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English Heritage (EH) is on the warpath, looking out for messy streets, unsympathetic extensions and ugly satellite dishes. One in seven of England’s 9,300 designated conservation areas is at risk of neglect, decay or inappropriate development, according to EH’s 2009 Heritage At Risk register released this week. The blame lies jointly with irresponsible owners and residents and careless councils.

‘Does a row of Victorian villas with plastic windows lift your spirits? I doubt it,’ says EH chief executive Simon Thurley. ‘If we were to ask for two things from this campaign [to get councils and owners working together], it would be, first, that councils use the powers they already have to apply Article 4 Directions in conservation areas, giving them control over small changes to things such as doors, windows, roofs and fences, which, unchecked, lead to slow but irreversible decline.

Second, that councils pay more attention to the public elements. Cluttered streets, patchwork pavements, intrusive traffic-calming measures, abandoned buildings, an unkempt park these add up to a pervasive air of neglect. Conservation areas underpin communities. They’re the local heritage that local people pass on.’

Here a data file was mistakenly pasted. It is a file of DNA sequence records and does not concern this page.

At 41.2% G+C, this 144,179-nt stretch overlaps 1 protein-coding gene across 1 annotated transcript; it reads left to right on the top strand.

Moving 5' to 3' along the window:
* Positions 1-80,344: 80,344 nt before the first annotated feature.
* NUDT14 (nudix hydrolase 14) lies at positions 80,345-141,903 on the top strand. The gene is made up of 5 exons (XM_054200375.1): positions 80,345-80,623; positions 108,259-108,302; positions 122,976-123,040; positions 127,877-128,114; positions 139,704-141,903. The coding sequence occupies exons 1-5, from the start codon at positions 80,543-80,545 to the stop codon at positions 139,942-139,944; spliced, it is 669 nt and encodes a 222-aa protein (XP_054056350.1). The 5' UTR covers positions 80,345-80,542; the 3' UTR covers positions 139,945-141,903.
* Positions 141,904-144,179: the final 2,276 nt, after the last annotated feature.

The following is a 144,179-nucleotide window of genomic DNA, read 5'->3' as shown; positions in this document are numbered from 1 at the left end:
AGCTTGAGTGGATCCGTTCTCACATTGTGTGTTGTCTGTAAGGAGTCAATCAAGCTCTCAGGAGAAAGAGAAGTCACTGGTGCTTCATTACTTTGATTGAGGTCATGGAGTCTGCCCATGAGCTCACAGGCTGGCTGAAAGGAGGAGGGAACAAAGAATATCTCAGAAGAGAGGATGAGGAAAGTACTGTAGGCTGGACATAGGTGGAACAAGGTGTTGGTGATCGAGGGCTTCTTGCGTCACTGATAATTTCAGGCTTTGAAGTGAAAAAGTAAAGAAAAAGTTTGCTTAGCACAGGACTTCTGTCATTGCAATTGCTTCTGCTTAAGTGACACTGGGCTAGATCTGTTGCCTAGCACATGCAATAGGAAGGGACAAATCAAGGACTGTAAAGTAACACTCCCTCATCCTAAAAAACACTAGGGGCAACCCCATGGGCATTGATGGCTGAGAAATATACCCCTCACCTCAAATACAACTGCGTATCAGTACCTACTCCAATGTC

The survey says only 15% of conservation areas have improved since 2006, and only 13% have an Article 4 Direction that can prevent plastic windows. This is backed by a survey of estate agents in which 82% say original features help add value to a property and 78% say they help a property to sell more quickly.

Conservation areas vary from Belgravia to Birmingham’s Jewellery Quarter to the Devon fishing village of Clovelly. The Cheshire village of Tattenhall and the market town of Ross-on-Wye are both cited as well managed examples.

However, Chaldon Herring, a shrunken Dorset village of vernacular buildings that was home to the Powys Circle, a group of 20th-century artists and writers, is said to be at risk. EH says it has deteriorated significantly due to a loss of historic fabric and development pressure to amalgamate small houses for second homes.

The medieval port of Boston, Lincolnshire, is also on the hit list. It has declined as a port and as the county’s agricultural centre, and several buildings are in need of repair. Proposals for a new development in Lincoln would harm the historic setting of the architecturally significant St Botolph’s church, known as The Stump.

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